Employees at Oak Ridge are accelerating work at K-25’s East Wing. Sixty percent of the remaining structure is expected to be down by the end of the September.
Tank W-1A, a 4,000-gallon contaminated tank buried in Oak Ridge National Laboratory’s central campus, was removed from the site in January.
OAK RIDGE, Tenn. – Last year, Oak Ridge’s Environmental Management (EM) program logged one of its most successful years due to sound project management and achievements in American Recovery and Reinvestment Act work.
Oak Ridge plans to maintain that momentum in 2012, and the year is off to a great start. EM employees are making considerable progress on Oak Ridge’s largest projects, specifically the K-25 Demolition Project and Uranium-233 Disposition Project.
“Our employees laid an excellent foundation last year through the Recovery Act and cooperation with our newly selected prime contractor, URS | CH2M Oak Ridge,” said Sue Cange, assistant manager for EM in Oak Ridge. “Those efforts have set the stage for an ambitious year, allowing us to make substantial gains in our work to meet requirements with regulators, protection of the environment, and furthering DOE’s other missions onsite.”
Currently, Oak Ridge’s EM program has a list of 40 active projects with a wide range of scopes and complexity. At the East Tennessee Technology Park (ETTP), employees are removing K-25’s East Wing more rapidly than anticipated, with 26 percent of the 796,000-square-foot structure down and 60 percent planned for demolition by the end of September. Built as part of World War II’s Manhattan Project, K-25 housed the world’s first gaseous diffusion plant for enriching uranium.
EM is making progress finalizing the K-25 site’s historic preservation plans, which have been under negotiation since 2006. A final agreement is expected this spring.
Also at ETTP, pre-demolition work is scheduled to begin in Building K-27. The eventual removal of this highly contaminated, 383,000-square-foot former gaseous diffusion facility will substantially eliminate risks and free millions of dollars in security and maintenance costs for cleanup elsewhere.
At the Oak Ridge National Laboratory (ORNL), employees removed the 4,000-gallon Tank W-1A this month. The tank, located in ORNL’s central campus, was the greatest source of groundwater contamination at the site. From 1951 until 1986, the tank collected and stored liquid waste from radiochemical separations and high-radiation facilities at ORNL, until significant levels of soil and groundwater contamination were traced to the vessel. Currently, employees are removing the surrounding contaminated soils. The project is expected to be complete this summer in accordance with the Tennessee Department of Environment and Conservation (TDEC) and the U.S. Environmental Protection Agency’s (EPA) milestone.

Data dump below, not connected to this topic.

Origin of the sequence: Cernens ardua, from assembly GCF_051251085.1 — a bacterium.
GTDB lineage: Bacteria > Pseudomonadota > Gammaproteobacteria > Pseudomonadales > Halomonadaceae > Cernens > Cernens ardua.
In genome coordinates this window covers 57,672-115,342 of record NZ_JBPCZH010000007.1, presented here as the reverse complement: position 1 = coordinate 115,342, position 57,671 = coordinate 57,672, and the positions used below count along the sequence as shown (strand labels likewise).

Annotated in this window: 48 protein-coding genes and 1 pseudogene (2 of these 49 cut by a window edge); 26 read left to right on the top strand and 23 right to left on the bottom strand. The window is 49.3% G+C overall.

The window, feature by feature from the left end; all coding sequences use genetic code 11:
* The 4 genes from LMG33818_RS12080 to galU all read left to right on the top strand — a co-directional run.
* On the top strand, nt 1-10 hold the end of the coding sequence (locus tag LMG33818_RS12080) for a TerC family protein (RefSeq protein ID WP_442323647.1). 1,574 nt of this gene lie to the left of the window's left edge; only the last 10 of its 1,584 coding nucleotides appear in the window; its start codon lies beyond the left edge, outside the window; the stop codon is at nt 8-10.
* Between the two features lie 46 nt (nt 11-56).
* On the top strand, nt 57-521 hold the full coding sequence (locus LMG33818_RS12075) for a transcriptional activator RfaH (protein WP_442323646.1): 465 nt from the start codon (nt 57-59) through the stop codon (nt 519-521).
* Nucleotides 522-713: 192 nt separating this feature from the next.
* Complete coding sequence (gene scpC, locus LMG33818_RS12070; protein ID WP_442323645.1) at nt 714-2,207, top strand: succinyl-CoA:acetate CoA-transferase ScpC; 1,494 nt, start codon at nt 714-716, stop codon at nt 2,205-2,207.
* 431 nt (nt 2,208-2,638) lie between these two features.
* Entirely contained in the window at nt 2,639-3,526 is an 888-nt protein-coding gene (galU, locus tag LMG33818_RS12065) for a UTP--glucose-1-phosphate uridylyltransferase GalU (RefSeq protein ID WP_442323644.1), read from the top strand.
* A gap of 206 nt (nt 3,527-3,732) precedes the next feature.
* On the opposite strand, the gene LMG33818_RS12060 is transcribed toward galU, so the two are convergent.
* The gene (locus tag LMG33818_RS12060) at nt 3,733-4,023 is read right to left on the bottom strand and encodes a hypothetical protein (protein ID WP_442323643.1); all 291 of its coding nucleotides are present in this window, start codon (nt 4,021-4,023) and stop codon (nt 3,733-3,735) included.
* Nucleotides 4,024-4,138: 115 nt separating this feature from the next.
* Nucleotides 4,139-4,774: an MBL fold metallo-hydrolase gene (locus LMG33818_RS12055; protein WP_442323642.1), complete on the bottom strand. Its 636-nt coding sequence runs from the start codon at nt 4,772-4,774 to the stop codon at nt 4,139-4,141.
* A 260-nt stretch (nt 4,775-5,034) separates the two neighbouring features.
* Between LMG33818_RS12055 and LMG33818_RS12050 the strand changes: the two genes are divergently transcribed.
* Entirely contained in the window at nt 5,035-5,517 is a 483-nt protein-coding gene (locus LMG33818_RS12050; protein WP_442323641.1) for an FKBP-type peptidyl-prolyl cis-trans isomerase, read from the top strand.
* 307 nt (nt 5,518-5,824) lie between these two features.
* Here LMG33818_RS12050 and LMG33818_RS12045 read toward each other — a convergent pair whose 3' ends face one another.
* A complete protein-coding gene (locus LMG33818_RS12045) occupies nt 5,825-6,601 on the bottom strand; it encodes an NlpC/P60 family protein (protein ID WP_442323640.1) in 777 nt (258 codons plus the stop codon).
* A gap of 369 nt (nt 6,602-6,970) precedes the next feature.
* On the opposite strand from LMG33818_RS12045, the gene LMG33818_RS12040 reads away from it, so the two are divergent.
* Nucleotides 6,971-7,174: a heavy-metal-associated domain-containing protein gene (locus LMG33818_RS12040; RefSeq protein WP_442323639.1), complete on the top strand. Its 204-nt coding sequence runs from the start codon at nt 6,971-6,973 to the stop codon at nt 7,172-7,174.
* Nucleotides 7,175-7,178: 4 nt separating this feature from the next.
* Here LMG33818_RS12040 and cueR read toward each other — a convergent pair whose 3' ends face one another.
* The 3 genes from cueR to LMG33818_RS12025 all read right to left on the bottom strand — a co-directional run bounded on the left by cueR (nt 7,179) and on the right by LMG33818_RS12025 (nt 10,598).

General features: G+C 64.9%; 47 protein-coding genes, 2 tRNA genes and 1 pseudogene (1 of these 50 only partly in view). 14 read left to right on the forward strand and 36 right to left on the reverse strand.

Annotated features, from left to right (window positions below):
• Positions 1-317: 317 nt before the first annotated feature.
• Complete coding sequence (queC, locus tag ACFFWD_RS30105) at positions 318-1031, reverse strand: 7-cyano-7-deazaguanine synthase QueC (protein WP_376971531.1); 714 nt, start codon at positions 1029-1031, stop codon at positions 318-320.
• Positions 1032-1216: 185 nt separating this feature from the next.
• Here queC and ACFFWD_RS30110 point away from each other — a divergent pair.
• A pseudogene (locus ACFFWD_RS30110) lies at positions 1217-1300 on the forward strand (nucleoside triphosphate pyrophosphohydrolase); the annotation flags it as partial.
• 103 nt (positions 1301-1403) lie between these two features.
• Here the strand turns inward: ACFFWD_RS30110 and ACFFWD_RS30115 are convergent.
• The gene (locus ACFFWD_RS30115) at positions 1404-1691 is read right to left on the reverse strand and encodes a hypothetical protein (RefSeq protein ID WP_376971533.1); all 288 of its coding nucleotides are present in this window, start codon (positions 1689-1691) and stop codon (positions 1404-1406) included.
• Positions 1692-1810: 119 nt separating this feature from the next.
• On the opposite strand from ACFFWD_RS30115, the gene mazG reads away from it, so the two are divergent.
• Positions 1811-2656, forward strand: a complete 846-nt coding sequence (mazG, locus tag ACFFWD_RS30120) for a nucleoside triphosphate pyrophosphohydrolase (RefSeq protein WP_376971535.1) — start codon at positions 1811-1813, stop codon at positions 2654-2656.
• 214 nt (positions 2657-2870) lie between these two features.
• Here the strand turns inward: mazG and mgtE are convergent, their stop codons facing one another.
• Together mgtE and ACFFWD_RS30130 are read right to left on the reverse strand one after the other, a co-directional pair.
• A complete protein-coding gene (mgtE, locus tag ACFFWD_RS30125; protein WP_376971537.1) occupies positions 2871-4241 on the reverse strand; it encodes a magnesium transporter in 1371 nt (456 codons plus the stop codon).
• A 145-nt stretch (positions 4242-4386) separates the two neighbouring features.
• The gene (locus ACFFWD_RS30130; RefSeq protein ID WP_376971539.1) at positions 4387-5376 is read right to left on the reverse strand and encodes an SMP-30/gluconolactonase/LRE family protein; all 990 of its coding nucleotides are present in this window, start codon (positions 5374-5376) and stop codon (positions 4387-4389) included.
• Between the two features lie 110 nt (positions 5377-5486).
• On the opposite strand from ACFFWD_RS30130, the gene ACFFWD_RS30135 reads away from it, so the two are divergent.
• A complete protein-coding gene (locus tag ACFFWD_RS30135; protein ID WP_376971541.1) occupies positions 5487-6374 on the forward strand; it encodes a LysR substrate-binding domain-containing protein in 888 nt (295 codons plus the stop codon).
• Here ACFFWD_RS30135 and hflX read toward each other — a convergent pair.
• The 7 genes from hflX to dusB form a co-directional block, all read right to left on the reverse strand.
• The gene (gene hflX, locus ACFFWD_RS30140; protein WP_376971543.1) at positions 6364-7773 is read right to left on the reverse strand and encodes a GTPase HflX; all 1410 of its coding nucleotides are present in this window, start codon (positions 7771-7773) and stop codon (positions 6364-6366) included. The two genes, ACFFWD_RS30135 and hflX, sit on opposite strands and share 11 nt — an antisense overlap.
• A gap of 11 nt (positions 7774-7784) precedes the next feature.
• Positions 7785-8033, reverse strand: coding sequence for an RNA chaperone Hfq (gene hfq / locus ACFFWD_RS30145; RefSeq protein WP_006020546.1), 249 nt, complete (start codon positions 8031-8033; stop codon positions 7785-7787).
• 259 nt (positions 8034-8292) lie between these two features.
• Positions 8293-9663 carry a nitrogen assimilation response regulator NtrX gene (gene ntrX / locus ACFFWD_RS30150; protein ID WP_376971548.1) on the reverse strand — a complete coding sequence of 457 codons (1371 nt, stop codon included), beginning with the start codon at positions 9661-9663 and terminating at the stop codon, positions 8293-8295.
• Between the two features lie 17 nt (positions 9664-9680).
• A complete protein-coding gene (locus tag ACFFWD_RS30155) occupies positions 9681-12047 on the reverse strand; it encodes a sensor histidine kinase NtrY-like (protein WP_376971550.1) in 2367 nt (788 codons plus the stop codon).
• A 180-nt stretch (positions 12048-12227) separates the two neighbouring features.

Also at ORNL, Oak Ridge’s EM program is advancing the Uranium-233 Disposition Project. In late December, the first shipment of inventory from Building 3019 was sent offsite, marking the beginning of the end for the world’s oldest operating nuclear facility. The first phase of shipments is expected to be complete during the next six to nine months.
At the Y-12 National Security Complex (Y-12), workers continue performing the second round of Recovery Act projects made possible through savings from previous Recovery Act projects. This second round of projects is directed toward mercury mitigation. For example, EM workers are developing an absorption unit to capture and treat mercury-tainted water from a location that is one of the main contributing factors of mercury entering the Upper East Fork Poplar Creek.
EM is making headway on its National Priorities List (NPL) Site Boundary Delineation Project, which is in the final stages of characterizing 16,000 acres within the Oak Ridge Reservation. When complete, the uncontaminated areas will be removed from the existing NPL. The list, maintained by the EPA, contains sites with known or threatened releases of hazardous substances, pollutants, or contaminants.
Once areas are removed from the list, they can be approved for a greater range of new development and reuse activities. Most water and soil samples have been analyzed and validated, with the final two samples scheduled for completion this month. The overall project remains on schedule to meet a Sept. 30 milestone with TDEC and the EPA.